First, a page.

Authored on September 24, 2019

The Red Wing City Council unanimously voted to begin the process of putting ranked choice voting on the 2020 general election ballot.

 

During the Sept. 23 meeting, two constituents raised concerns about putting the issue on the ballot. Their objections included the city pushing through ranked choice too quickly and that not all votes will be counted, among other arguments.

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Council President Dean Hove told the audience that the city has been talking about ranked choice for about six years, specifically at Charter Commission meetings.

Council member Evan Brown noted that ranked choice voting could improve local elections because it will eliminate the need for a primary. He explained that he views ranked choice as a way to allow more people to vote on a seat or ballot item because the majority of people vote in the general election, fewer vote in Red Wing primaries.

"The people in the primary, 25% of the voting population, get to decide for the rest of us who we can elect if we have more than two people in a race. I consider that to be unfair," he said.

Council member Becky Norton went on to explain that all votes are counted, none is put aside, though some explanations of ranked choice makes is appear that way:

"If I vote for one of the candidates that doesn't get in the top three votes, my vote doesn't get thrown away ... if you don't rank all of your choices down, you still voted and your vote is still sitting there ... no votes are not being counted and I just feel that we need to clear up this misconception."

In ranked choice voting, a voter can rank candidates -- from favorite (1), to second favorite (2), etc. When voting for more than two candidates, votes will be tallied. If a candidate received 51% or more of the vote, the [person is declared the winner. If there is not a candidate with a majority, the candidate with the fewest votes will be out of the race. The people who voted for that candidate will then have their second-ranked votes tallied. If there still is not a majority vote, the candidate with the next lowest number of votes will be out and voters' second choices will be tallied. This continues until there is a candidate with a majority.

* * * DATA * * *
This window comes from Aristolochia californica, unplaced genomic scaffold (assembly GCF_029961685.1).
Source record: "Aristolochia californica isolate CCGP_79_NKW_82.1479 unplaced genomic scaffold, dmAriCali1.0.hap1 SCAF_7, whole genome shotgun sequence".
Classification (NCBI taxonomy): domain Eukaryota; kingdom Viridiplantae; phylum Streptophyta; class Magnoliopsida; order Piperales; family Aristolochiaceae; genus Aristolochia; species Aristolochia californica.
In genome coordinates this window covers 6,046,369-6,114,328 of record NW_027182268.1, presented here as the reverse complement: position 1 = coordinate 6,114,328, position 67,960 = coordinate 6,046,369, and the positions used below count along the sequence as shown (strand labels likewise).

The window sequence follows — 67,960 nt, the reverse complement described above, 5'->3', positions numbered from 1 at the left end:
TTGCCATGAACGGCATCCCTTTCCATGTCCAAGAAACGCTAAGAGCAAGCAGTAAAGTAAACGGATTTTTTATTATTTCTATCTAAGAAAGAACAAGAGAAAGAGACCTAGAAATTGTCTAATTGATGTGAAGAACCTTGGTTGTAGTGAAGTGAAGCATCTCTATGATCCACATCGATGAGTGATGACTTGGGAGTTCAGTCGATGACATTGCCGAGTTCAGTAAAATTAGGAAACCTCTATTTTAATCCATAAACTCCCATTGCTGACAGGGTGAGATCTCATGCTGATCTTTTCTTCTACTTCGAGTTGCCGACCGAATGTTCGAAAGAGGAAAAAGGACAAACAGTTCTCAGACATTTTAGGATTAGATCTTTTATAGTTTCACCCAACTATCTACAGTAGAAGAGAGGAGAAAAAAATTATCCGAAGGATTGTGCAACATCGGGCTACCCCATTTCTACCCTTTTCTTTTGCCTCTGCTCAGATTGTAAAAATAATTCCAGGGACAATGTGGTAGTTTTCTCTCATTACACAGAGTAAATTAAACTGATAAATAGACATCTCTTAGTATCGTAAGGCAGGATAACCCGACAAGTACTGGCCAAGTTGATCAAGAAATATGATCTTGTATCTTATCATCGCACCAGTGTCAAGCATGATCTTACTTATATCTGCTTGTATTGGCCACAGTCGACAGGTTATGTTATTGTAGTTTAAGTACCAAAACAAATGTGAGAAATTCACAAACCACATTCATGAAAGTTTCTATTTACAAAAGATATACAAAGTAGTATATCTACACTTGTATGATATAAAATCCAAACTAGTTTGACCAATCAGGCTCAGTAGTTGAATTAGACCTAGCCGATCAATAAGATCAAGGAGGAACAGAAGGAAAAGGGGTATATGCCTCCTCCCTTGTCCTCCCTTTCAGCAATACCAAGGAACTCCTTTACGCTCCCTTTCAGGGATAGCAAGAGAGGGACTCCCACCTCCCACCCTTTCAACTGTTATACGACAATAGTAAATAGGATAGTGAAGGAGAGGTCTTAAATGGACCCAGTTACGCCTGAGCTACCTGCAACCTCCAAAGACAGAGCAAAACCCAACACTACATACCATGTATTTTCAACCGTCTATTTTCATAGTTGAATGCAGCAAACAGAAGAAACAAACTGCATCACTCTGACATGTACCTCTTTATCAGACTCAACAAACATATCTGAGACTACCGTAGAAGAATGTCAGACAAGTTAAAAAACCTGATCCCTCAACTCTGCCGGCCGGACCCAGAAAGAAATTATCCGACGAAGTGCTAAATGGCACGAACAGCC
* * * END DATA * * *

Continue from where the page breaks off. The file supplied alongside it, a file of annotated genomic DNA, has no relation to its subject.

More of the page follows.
The League of Women Voters told the council and those people in attendance that the organization favors of shifting to ranked choice voting .

Heidi Jones with the local chapter explained that in a League of Women Voters survey of voters in Minneapolis, 92% of voters said that the ranked choice voting process was easy and 84% said that they would like to see it again. St. Paul also had a large majority of voters say that they liked ranked choice voting and would like to see it again.

Meanwhile, some others municipalities have decided not to use ranked choice voting.

Ultimately, the council decided to put ranked choice voting on the 2020 ballot to allow voters to decide if they want the city to implement it.

Editor's note: This is not an extensive view of the pros and cons of ranked choice voting. During the months leading up to the 2020 election, the Republican Eagle will write about perspectives, statistics and concerns about ranked choice voting.